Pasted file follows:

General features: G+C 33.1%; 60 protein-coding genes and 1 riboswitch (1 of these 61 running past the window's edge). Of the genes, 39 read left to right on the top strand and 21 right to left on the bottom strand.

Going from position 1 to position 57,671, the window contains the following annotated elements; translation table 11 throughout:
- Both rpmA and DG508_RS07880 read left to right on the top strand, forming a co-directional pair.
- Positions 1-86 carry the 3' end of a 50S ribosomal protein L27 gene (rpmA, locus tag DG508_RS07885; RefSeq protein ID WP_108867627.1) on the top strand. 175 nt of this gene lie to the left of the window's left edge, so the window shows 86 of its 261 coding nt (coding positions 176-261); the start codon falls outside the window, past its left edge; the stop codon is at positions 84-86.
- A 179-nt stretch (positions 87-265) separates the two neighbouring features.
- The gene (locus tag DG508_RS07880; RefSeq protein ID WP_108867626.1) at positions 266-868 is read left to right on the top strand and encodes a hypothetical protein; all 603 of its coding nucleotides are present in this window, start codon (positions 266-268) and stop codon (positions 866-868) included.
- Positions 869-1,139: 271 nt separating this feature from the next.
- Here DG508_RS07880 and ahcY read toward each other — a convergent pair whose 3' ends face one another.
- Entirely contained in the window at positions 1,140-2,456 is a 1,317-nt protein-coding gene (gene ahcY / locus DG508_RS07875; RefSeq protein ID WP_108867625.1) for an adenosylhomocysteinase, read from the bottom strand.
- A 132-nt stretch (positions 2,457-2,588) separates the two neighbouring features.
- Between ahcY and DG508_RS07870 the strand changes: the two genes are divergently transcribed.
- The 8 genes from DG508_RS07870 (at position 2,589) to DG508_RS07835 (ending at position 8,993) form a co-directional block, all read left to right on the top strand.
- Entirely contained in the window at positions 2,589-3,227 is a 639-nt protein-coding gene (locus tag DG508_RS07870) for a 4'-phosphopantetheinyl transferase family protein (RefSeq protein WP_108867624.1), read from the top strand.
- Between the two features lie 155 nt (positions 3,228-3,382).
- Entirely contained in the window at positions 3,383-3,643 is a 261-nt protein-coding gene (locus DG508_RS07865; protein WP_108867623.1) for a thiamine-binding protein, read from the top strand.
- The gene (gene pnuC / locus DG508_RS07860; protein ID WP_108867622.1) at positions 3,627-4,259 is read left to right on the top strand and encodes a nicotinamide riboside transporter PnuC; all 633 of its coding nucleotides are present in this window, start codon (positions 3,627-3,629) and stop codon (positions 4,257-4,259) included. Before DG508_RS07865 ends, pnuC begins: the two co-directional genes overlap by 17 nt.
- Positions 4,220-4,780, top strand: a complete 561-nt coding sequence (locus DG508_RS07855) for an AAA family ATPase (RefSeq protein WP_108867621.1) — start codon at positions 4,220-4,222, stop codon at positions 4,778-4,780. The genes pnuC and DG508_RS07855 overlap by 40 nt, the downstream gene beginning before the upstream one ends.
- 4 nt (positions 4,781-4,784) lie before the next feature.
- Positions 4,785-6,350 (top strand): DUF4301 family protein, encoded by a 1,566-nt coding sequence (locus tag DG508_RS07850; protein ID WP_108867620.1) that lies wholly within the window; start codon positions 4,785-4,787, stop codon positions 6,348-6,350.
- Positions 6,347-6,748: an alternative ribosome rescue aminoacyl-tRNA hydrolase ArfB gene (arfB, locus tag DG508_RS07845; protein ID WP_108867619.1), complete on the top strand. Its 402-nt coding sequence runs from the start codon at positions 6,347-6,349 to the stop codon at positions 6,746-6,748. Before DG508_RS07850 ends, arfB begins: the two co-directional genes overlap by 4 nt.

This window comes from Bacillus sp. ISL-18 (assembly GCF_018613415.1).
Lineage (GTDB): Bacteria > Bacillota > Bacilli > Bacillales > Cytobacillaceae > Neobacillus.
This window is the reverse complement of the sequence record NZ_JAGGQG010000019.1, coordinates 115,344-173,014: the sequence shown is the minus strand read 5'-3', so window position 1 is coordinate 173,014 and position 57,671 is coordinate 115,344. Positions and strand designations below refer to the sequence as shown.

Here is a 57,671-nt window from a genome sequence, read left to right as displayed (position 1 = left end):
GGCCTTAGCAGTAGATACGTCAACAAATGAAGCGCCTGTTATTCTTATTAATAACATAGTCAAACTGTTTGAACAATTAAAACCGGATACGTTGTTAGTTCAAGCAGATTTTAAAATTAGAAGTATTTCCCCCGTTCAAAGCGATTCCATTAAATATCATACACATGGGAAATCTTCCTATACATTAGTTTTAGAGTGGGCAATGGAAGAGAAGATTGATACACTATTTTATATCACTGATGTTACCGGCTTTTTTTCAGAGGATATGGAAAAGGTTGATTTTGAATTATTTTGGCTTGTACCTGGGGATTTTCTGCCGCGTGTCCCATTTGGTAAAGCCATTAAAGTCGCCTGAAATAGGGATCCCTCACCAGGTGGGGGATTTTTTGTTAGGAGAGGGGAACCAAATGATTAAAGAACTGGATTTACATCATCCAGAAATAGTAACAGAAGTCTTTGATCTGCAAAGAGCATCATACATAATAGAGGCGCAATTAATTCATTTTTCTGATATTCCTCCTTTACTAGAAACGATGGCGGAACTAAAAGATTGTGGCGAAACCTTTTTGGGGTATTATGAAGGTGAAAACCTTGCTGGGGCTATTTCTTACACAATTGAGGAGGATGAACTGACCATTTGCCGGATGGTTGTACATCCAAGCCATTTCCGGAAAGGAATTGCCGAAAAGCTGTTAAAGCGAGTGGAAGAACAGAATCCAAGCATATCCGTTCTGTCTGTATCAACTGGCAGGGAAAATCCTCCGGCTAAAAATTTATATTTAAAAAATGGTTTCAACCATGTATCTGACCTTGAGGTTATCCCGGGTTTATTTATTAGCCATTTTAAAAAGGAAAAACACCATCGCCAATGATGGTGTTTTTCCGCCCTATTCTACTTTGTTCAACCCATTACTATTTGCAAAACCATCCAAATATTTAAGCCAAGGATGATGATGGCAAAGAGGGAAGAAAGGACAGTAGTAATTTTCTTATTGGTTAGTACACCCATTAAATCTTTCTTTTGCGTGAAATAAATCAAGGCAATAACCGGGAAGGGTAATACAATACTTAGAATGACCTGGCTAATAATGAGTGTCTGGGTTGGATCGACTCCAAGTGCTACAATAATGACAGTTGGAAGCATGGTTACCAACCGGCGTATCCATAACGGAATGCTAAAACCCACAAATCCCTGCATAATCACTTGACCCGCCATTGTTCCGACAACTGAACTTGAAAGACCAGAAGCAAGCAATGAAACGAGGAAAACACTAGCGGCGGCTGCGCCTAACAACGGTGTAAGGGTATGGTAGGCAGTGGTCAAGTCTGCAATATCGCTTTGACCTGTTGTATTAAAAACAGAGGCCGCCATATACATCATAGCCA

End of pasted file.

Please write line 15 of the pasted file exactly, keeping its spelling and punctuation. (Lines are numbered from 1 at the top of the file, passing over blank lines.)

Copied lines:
- Entirely contained in the window at positions 3,383-3,643 is a 261-nt protein-coding gene (locus DG508_RS07865; protein WP_108867623.1) for a thiamine-binding protein, read from the top strand.